If you’ve been following the blog you may have guessed that Chris and I flip over penguins, pun intended. A few years back we saw a news story about a 109-year-old man knitting sweaters for penguins that had fallen victim to an oil spill. The picture of the penguins in their sweaters left an indelible impression.
-Examples of the sweaters on some extremely well behaved “model” penguins-
It turns out the penguins were residents of Phillip Island, Australia. We knew if we ever made it Down Under we’d be paying these little guys a visit. Little Penguin is the actual name of this species of penguin that measure only about a foot high. They are the smallest of seventeen species of penguins and the only ones in the world that have blue and white feathers.
The penguins of Phillip Island have been stealing hearts since the 1920’s when tourists first visited the nightly penguin parade. The penguins go fishing during the day where they make over 700 dives and swim between 9 and 31 miles. When the sun goes down they come back ashore to the protection of their man-made burrows for the evening. Visitors can see almost 2,000 penguins come ashore each night!
The island is an easy 90-minute drive from Melbourne and attracted over 600,000 visitors last year. Visitors can buy tickets for one of three viewing areas with tickets ranging from $25.10 to $60 AUD (~$19-$45 USD). General Viewing is a beachfront viewing stand and has access to the boardwalk to get closer to the penguins as make way to their burrows. Penguins Plus is tiered seating right next to where the penguins come ashore. Directly under that is Underground Viewing, which puts you at ground level to watch the penguins waddle past.
-Viewing platform for the parade-
We rented a car in Melbourne and drove out to Phillip Island, which is known for its rich wildlife and many beaches. We spent the day at the Koala Conservation Center spotting koalas perched high in the tree branches. At 4pm we made our way over to the World Famous Phillip Island Penguin Parade. The penguins were estimated to come ashore at 5:30pm. To our surprise, the lot was already beginning to fill.
We spent time admiring the penguin knick-knacks in the gift shop and looking at the informational displays. Then we watched a five-minute film about the penguins and instructions for viewing, which included a strict no camera or filming policy since their eyes are sensitive to light.
We should have invested in a gift shop poncho but we didn’t see the rain coming until we walked outside onto the boardwalk. Once outside, we were more concerned about getting an optimal viewing spot than getting wet.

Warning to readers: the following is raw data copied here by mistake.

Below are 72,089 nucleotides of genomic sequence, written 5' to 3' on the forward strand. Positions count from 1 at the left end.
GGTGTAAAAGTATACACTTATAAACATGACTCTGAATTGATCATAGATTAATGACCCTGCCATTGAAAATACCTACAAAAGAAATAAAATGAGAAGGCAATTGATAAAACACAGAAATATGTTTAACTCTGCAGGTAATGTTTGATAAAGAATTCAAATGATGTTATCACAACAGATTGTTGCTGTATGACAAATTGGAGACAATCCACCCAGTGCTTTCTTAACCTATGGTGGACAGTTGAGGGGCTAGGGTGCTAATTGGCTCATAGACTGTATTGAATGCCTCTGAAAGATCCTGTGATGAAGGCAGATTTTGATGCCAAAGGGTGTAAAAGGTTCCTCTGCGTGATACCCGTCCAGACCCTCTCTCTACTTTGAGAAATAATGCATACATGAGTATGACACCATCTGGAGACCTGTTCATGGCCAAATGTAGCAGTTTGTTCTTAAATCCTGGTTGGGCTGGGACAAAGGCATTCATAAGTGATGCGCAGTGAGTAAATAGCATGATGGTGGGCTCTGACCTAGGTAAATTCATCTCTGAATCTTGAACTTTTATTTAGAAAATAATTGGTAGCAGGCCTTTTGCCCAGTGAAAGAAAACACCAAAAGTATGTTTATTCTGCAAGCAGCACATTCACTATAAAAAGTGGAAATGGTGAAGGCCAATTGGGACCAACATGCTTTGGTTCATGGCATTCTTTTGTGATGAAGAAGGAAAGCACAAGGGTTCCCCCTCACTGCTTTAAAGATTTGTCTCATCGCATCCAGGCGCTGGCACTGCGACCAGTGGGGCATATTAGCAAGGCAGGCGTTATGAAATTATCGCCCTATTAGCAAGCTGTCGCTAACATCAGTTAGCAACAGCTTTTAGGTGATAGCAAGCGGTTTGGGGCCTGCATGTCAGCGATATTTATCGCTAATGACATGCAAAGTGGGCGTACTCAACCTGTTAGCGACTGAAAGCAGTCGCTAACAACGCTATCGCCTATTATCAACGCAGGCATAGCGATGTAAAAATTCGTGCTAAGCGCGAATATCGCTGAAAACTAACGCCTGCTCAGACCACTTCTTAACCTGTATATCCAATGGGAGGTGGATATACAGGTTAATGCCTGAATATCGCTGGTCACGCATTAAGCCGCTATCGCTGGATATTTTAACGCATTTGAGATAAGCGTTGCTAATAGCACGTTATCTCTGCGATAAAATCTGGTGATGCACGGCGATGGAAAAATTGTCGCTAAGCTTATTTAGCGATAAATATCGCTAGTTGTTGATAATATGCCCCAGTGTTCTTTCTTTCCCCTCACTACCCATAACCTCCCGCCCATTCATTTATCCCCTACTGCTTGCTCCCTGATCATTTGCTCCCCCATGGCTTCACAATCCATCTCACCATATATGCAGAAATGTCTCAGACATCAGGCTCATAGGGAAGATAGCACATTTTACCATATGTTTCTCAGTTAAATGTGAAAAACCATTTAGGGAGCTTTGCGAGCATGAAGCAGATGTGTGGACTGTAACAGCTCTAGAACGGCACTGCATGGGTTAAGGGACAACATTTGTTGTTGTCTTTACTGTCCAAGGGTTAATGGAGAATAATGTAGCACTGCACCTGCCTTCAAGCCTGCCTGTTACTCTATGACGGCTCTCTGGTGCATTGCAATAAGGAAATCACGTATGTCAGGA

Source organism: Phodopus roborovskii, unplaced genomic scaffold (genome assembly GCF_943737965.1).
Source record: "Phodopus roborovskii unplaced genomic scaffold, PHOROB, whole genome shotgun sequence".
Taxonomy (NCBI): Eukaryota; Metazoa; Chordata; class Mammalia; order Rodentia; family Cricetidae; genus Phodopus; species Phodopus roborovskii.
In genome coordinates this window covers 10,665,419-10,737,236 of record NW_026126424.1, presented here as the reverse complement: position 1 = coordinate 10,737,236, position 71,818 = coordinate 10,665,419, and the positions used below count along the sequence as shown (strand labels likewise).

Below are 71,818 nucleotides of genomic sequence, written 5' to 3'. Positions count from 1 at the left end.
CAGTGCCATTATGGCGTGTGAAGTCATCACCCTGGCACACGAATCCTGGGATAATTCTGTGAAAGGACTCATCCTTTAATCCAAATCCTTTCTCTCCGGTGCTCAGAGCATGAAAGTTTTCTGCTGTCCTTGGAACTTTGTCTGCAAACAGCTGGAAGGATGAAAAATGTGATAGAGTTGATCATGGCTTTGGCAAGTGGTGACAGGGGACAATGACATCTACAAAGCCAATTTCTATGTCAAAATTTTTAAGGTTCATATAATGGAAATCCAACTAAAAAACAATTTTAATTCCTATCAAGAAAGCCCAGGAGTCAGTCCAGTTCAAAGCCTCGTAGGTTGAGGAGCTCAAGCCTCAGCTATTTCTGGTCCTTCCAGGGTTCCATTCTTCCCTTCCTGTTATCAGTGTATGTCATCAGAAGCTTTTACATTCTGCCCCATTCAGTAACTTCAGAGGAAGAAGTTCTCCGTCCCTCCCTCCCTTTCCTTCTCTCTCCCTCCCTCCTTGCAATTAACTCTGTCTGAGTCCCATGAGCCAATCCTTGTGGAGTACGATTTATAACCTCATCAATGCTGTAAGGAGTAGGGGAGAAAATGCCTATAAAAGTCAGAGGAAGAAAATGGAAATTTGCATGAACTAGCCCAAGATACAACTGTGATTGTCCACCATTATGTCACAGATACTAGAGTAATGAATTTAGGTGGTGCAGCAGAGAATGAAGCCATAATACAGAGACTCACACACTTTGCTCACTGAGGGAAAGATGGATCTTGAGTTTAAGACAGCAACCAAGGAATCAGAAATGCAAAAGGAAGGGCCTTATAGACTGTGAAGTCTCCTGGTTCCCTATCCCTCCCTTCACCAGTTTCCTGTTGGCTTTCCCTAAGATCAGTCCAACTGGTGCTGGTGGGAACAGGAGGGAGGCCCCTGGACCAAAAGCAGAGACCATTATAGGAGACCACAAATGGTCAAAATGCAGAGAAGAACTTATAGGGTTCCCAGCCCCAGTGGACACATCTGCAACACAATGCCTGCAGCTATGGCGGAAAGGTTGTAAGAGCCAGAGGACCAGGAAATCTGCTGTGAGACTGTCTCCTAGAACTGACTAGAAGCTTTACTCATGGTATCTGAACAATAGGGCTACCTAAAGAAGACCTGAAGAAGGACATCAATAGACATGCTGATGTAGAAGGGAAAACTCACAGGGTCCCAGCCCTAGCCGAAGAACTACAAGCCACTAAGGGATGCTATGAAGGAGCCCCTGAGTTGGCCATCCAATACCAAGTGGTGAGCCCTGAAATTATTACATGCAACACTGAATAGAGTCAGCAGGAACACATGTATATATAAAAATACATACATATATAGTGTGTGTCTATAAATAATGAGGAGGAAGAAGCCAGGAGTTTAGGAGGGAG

At 5:25pm we spotted a dark mass of movement just off the rocky coast, the penguins were home! A Cape Barren Goose let out a honk just up the hillside, he had spotted them too.
Smiles came over the faces of the crowd as we watched the tiny creatures carefully traverse the jagged rocks. The first platoon ashore split into two factions, one headed uphill and the other headed around the backside of the boardwalk.
The hill climbers found the path that had been carved into the mountain by the daily commute of hundreds of tiny webbed feet. The penguins stopped in their tracks when they spotted two massive geese standing in the path. Quickly, they retreated several feet to regroup and strategize and then took to the grass on the right side of the geese.
-“LET’S GO THIS WAY GUYS!”-
Back at the shore the next group, or waddle, of penguins were waiting to make their move. Their tiny bodies showed no objection to the pelting rain. One bravely marched forward and the rest followed suit. Several hundred of them came ashore group by group and traversed down well-trodden paths to their burrows. Once they made it to the safety of their burrow we could hear them chattering away.
We spotted a few slick white bellies under bushes in the distance and some inquisitive penguins peaking at the spectators in the underground viewing area. One was stationed outside one of the burrows closest to shore, looking as though he was waiting for a mate.
-“Hmmm…Where’s my chick?”-
As the rain grew heavier the crowd quickly thinned. Some moved down the boardwalk under covering, others back to the warmth and protection of the visitor center. Our rain resistant windbreakers had started to fail us, jeans clung to our legs and my purse was saturated inside and out. Sadly, it was time we headed back as well.
We followed along the boardwalk with the path of penguins and watched them confidently walk to their shelters. Some even came all the way up to the visitor center area where they had a hole in the fence and crossing guards ready to stop the line of spectators should the penguins make a break to the other side.
So what’s with the sweaters?
In the event of an oil spill, the Wildlife Clinic at Philip Island Nature Parks would dress the penguin in a sweater to minimize the amount of oil the penguins ingest by preening themselves. Luckily, our little friends weren’t in this predicament but we did see some plush penguins in sweaters in the gift shop that we were just $24.95 AUD (~$19 USD). The proceeds are used to fund education programs and wildlife rescue and rehabilitation at Phillip Island Nature Parks Wildlife Rehabilitation Center.
As much as we wanted to squeeze one of these softies in our suitcases we couldn’t spare the room. Luckily I was able to still get one stateside by donating to the Penguin Foundation. Find out how to Adopt a Penguin or make a donation of your own here.